It doesn't have wrist cannons, and it will probably never fly. It isn't quite ready for battle, nor will it make (most) ladies swoon. But Raytheon's XOS 2 exoskeleton, the the next refinement of 2008's XOS robo-suit, lets users easily lift hundreds of pounds with a single hand, and punch harder than a heavyweight boxer.
The project, like seemingly every borderline sci-fi contraption in development today, has its roots in a DARPA request. The agency solicited various designs for a powered exoskeleton all the way back in 2000, and has been funding this design ever since. The basis for the XOS suit was conceived by a company called Sarcos, which was later subsumed into the Raytheon empire.
The suit's primary purpose is to make heaving lifting easier, which is accomplishes using a powerful hydraulic pumps connected to a sturdy, Mecha-like frame.
The XOS 2 bears a strong resemblance to its predecessor--a sign that the project is maturing, not stagnating. The latest upgrades, according to Dr Fraser Smith, VP of Operations for Raytheon Sarcos, are meant to be subtle:
The first exoskeleton was essentially a proof of concept. It shows that our vision could be translated into reality, that we could augment the wearer's capabilities without impeding his or her natural range of motion or reflexes. XOS 2 is lighter, faster, and stronger, yet it uses 50% less power. And its enhanced design also means that it's more resistant to environmental damage.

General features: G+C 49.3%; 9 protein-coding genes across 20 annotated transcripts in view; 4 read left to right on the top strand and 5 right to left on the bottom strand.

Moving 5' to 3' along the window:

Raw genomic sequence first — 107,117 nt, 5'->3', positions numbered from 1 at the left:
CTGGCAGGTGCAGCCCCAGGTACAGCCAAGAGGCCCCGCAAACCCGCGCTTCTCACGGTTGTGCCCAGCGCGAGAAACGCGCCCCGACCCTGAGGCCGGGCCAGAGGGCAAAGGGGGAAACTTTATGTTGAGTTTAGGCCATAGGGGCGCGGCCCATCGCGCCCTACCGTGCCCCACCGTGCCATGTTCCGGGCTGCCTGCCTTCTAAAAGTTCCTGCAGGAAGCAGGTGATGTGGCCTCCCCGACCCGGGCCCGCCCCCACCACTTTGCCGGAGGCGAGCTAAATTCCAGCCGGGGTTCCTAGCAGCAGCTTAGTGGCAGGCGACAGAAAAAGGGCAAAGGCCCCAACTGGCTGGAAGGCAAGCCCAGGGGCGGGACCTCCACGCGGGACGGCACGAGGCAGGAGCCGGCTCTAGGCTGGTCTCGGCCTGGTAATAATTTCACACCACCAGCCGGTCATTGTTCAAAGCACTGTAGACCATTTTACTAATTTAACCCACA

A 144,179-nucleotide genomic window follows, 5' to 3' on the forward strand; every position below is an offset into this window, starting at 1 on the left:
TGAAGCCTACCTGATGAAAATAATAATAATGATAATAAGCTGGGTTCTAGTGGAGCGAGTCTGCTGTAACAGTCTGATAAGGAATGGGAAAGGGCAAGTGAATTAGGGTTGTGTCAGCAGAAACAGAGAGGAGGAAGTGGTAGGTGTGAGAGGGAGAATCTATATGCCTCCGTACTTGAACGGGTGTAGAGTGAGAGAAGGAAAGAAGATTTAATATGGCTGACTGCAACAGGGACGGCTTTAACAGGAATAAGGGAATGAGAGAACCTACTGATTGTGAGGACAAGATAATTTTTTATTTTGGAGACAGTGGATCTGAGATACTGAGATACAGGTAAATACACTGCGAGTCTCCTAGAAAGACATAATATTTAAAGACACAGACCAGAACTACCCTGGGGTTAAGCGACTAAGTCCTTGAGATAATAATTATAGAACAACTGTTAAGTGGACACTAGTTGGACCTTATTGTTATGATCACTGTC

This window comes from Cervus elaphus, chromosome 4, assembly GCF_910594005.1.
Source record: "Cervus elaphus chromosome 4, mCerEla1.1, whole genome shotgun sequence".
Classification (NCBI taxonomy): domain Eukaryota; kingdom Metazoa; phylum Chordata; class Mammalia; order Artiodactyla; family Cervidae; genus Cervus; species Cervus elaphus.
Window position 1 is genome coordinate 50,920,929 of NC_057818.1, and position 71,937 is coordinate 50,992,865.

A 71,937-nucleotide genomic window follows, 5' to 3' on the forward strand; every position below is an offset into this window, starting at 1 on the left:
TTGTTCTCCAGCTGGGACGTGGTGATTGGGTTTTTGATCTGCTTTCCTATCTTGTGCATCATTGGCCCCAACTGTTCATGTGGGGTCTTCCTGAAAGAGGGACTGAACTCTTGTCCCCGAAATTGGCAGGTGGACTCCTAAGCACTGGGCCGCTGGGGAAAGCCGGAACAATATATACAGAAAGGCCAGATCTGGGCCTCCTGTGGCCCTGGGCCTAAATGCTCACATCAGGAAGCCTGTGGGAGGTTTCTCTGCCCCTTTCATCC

In real terms, the differences are actually kind of staggering: While the previous suit could make 60 pounds feel like ten; the new one can take that same amount of effort and lift 170. It manages this while using just half the power, though it's still not truly autonomous, unable operate unless hooked by cable to an external power source.
The suit is evidently easy to use and more comfortable than you might expect of a 150-pound metal body suit. Its test engineer, Rex Jameson, says wearing it "doesn’t feel any different in terms of effort whether you throw a huge payload on the back of the suit or walk around with a single weight in each hand," Essentially, "I feel like me, only a faster, stronger version of me."
Reducing power consumption is likely to become a singular focus for the project, since the still-high demands of the suit keep it tethered to power supplies, meaning it's all but useless on the battlefield. But a tethered suit could still be useful in assembly line or loading scenarios, where the suit could make short work of repetitive movement and lifting. Dr Smith sees these kinds of suits hitting the market as soon as five years from now.
As for when these suit will actually cut free and march into a warzone, well, nobody's sure. If things stay on track, though, Smith says that soldiers--and potentially civilians--could be traipsing around inside a personal exoskeleton by 2020--somewhere around the time when Iron Man VII should be hitting theaters.